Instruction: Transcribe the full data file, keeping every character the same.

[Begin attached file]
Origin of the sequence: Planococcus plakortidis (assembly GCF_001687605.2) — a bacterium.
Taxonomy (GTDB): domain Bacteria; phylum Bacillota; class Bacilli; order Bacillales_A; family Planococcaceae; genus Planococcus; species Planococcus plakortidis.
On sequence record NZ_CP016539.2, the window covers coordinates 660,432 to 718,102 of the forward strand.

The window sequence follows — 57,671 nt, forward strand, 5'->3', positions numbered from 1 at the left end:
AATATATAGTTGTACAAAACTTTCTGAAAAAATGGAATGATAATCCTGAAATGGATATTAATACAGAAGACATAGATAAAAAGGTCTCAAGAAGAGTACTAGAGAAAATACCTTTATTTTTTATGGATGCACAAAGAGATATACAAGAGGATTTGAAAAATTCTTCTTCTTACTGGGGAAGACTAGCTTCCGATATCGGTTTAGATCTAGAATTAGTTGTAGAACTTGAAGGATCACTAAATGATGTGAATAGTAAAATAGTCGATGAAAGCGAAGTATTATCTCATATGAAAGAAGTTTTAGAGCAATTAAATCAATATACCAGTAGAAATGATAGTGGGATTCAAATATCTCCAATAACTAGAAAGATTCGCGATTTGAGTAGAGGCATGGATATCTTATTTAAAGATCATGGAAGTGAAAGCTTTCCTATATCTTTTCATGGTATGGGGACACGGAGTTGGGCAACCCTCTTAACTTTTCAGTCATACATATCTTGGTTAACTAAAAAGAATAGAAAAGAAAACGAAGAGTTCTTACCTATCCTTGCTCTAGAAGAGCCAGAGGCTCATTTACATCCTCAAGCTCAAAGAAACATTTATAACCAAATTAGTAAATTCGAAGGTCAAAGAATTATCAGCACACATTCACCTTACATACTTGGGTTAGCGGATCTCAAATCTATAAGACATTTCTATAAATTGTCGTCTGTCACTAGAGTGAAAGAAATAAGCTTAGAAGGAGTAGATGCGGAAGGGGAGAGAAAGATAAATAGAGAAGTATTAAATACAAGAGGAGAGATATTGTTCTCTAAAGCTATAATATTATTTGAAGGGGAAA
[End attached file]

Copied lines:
Origin of the sequence: Planococcus plakortidis (assembly GCF_001687605.2) — a bacterium.
Taxonomy (GTDB): domain Bacteria; phylum Bacillota; class Bacilli; order Bacillales_A; family Planococcaceae; genus Planococcus; species Planococcus plakortidis.
On sequence record NZ_CP016539.2, the window covers coordinates 660,432 to 718,102 of the forward strand.

The window sequence follows — 57,671 nt, forward strand, 5'->3', positions numbered from 1 at the left end:
AATATATAGTTGTACAAAACTTTCTGAAAAAATGGAATGATAATCCTGAAATGGATATTAATACAGAAGACATAGATAAAAAGGTCTCAAGAAGAGTACTAGAGAAAATACCTTTATTTTTTATGGATGCACAAAGAGATATACAAGAGGATTTGAAAAATTCTTCTTCTTACTGGGGAAGACTAGCTTCCGATATCGGTTTAGATCTAGAATTAGTTGTAGAACTTGAAGGATCACTAAATGATGTGAATAGTAAAATAGTCGATGAAAGCGAAGTATTATCTCATATGAAAGAAGTTTTAGAGCAATTAAATCAATATACCAGTAGAAATGATAGTGGGATTCAAATATCTCCAATAACTAGAAAGATTCGCGATTTGAGTAGAGGCATGGATATCTTATTTAAAGATCATGGAAGTGAAAGCTTTCCTATATCTTTTCATGGTATGGGGACACGGAGTTGGGCAACCCTCTTAACTTTTCAGTCATACATATCTTGGTTAACTAAAAAGAATAGAAAAGAAAACGAAGAGTTCTTACCTATCCTTGCTCTAGAAGAGCCAGAGGCTCATTTACATCCTCAAGCTCAAAGAAACATTTATAACCAAATTAGTAAATTCGAAGGTCAAAGAATTATCAGCACACATTCACCTTACATACTTGGGTTAGCGGATCTCAAATCTATAAGACATTTCTATAAATTGTCGTCTGTCACTAGAGTGAAAGAAATAAGCTTAGAAGGAGTAGATGCGGAAGGGGAGAGAAAGATAAATAGAGAAGTATTAAATACAAGAGGAGAGATATTGTTCTCTAAAGCTATAATATTATTTGAAGGGGAAA